What $1 Million Can Do for Community Journalism in Chicago
Today’s grant from the MacArthur Foundation is a vote of confidence in our vision of equitable, inclusive local media—a vision shared by our growing community of supporters, reporters and partners, without whom none of this would be possible.
One year ago we asked what $100,000 could do for community journalism in Chicago.
Now we’re asking you to join us in raising the bar.
Today’s announcement of a million-dollar, three-year commitment from the MacArthur Foundation to City Bureau represents a major commitment to our vision for the future of media in Chicago. We’re honored to receive this vote of confidence, but we’re giving it a momentary backseat to remember how we got here and spotlight the people who made it possible — because it’s incredible what a difference a year can make when the network you invest in invests in you.
In less than three years, City Bureau has gone from an audacious idea to a replicable model for more equitable, inclusive and representational community news coverage. Our civic journalism lab wasn’t launched with a scathing report or investigative takedown; it started with a community forum in Woodlawn, where we’ve made our home on Chicago’s South Side, settled between an independent cafe and a community bike shop. We asked what Chicagoans wanted in local media — and you told us.
Our mission is to bring journalists and communities together in a collaborative spirit to produce equitable media coverage and encourage civic participation. We’re doing that through three year-round programs — our Civic Journalism Reporting Fellowship, the Documenters Program and our free, weekly Public Newsroom forum — which work together to broaden paths of entry into the journalism industry, increase transparency and accessibility at local public governance meetings and bring people into solutions-based dialogue.
At every level, our work is made possible through a network of relationships: We are sustained by contributions from a wide and diverse public that believes in community journalism, and we pay out to a wide public to participate in the production of community journalism: This virtuous circle represents the kind of organization we want to be.
Since 2015, we’ve paid more than 100 Chicagoans to participate in the creation of local media. In 2017 alone, that amount totaled more than $100,000. To date, more than 50 media, youth and community organizations have joined our work as publication partners, mentees and local ambassadors, expanding our network to thousands of citizens who want to see themselves reflected in their local media.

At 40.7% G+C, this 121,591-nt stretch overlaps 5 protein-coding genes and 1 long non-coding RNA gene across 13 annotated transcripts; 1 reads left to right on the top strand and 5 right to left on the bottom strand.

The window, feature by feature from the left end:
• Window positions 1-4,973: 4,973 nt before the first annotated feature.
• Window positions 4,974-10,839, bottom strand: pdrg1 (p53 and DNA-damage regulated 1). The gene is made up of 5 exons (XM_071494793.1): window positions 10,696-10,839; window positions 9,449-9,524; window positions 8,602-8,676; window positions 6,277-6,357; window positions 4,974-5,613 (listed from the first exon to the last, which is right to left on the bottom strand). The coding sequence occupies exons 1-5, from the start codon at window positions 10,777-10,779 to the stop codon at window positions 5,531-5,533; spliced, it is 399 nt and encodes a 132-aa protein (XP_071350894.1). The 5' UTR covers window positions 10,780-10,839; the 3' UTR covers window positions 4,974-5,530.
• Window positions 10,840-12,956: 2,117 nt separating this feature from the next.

To date, more than 100 people have joined our Press Club, telling us — with their voices and dollars — that we’re accountable to the public, with a mandate to put that investment to use for Chicago.
To date, dedicated civic leaders from the Voqal Fund; the McCormick Foundation; the Democracy Fund; the Knight Foundation; the Conant Family Foundation; the Field Foundation; the Joyce Foundation; the Annie E. Casey Foundation; Illinois Humanities; and, most recently, the Reva and David Logan Foundation have visited our newsroom, followed our journey and decided to endorse our vision for community media.
Today’s million-dollar commitment from the MacArthur Foundation gives a huge boost to the programs that our partners and members have helped build over the past three years. It supplements contributions from our Press Club members who want to see City Bureau thrive. It ensures that this organization, which was founded on many hours of volunteer labor, will be able to hire local staff with competitive wages and benefits; it will enable us to pay and train more local reporters through our fellowship and more community members through our Documenters Program; and it will help us investigate local stories that matter while investing in diverse local voices. All in Chicago.
On behalf of our sustaining members, our local and national colleagues and our partner institutions, we invite you to become a Press Club member; to serve your community through the Documenters Program; to attend our free, weekly workshops; and to join the renaissance in local journalism.
We’ll see you at the Public Newsroom,
Andrea Hart, Harry Backlund, Darryl Holliday, Bettina Chang